As we approach the 2020 election, scammers are working hard for their own nefarious ends. The National Intelligence Agency revealed this week that foreign actors from Iran accessed public registration records to target voters with fraudulent emails.
“We have already seen Iran sending spoofed emails designed to intimidate voters, incite social unrest, and damage President Trump,” John Ratcliffe, the Director of National Intelligence, said during a news conference. “You may have seen some reporting on this … or you may have been one of the recipients.”
Registered Democrats reported receiving threats from a sender claiming to be the Proud Boys, a white supremacist group that gained national attention with Donald Trump refused to disavow them at the first presidential debate.
The emails appeared to be from a domain registered to the group. However, they were actually generated by Iranian hackers who exploited lax security for the domain. This trick–called “spoofing”–allowed the hackers to make it appear that the messages were sent by the Proud Boys.
In addition, Iran is suspected in a campaign to encourage people to cast fraudulent ballots overseas.
With the election already fraught with false claims of voter fraud and mail-in ballot cheating, foreign adversaries are taking advantage of fear and confusion to sow discord. The misinformation campaign might not completely erode the foundations of our democracy, but it certainly doesn’t help build confidence, either.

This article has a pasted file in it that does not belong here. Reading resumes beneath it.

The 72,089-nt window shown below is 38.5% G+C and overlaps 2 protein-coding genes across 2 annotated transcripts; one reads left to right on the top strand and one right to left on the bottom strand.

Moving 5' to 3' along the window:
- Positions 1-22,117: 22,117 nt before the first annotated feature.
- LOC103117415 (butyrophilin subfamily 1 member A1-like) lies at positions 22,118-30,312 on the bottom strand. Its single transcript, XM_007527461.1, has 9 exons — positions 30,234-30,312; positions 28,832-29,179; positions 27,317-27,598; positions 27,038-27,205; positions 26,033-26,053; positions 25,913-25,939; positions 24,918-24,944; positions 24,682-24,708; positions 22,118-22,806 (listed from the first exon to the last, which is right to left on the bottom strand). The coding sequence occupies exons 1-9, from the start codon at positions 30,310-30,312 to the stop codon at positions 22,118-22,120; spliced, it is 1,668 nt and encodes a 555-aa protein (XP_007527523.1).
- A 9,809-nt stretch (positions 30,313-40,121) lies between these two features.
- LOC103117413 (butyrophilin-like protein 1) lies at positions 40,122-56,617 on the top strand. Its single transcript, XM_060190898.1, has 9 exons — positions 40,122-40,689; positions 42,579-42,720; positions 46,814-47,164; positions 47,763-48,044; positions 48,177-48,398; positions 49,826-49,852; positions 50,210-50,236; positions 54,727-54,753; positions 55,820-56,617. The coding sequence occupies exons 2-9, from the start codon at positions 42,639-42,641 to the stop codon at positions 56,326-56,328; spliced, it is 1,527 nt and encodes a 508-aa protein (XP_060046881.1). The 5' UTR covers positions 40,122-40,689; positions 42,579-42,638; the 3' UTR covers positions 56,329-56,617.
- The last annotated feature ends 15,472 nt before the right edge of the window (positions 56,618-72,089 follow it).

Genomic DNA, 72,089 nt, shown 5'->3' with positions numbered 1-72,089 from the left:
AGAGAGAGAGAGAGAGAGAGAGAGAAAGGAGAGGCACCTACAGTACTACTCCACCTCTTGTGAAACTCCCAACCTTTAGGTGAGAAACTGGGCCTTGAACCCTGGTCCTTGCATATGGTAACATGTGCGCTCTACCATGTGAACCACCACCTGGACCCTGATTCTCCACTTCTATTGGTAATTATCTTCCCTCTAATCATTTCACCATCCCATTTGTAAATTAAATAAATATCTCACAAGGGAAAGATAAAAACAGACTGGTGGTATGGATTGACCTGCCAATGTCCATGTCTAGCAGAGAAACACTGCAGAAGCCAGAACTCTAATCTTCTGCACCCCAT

“These actions are desperate attempts by desperate adversaries,” he said. “Even if the adversaries pursue further attempts to intimidate or attempt to undermine voter confidence, know that our election systems are resilient and you can be confident your votes are secure.”
Voter registration logs are publicly available, and it’s easy for anyone–including foreign actors–to access them. Records can also be requested through the Freedom of Information Act. You can’t do anything about that, but you can be a smart and savvy citizen.
Ratcliffe urged all Americans to “do their part” and “not allow these efforts to have their intended effect.”
“If you receive an intimidating or manipulative email in your inbox don’t be alarmed and do not spread it,” he said.
Don’t share fraudulent emails or messages on social media, as that can quickly spread misinformation. Your best course of action is to simply delete the message. In addition to this misinformation campaign out of Iran, run-of-the-mill criminals are also running phishing scams related to voter registration and absentee ballots. Remember, the US government sends letters through the postal service, not emails.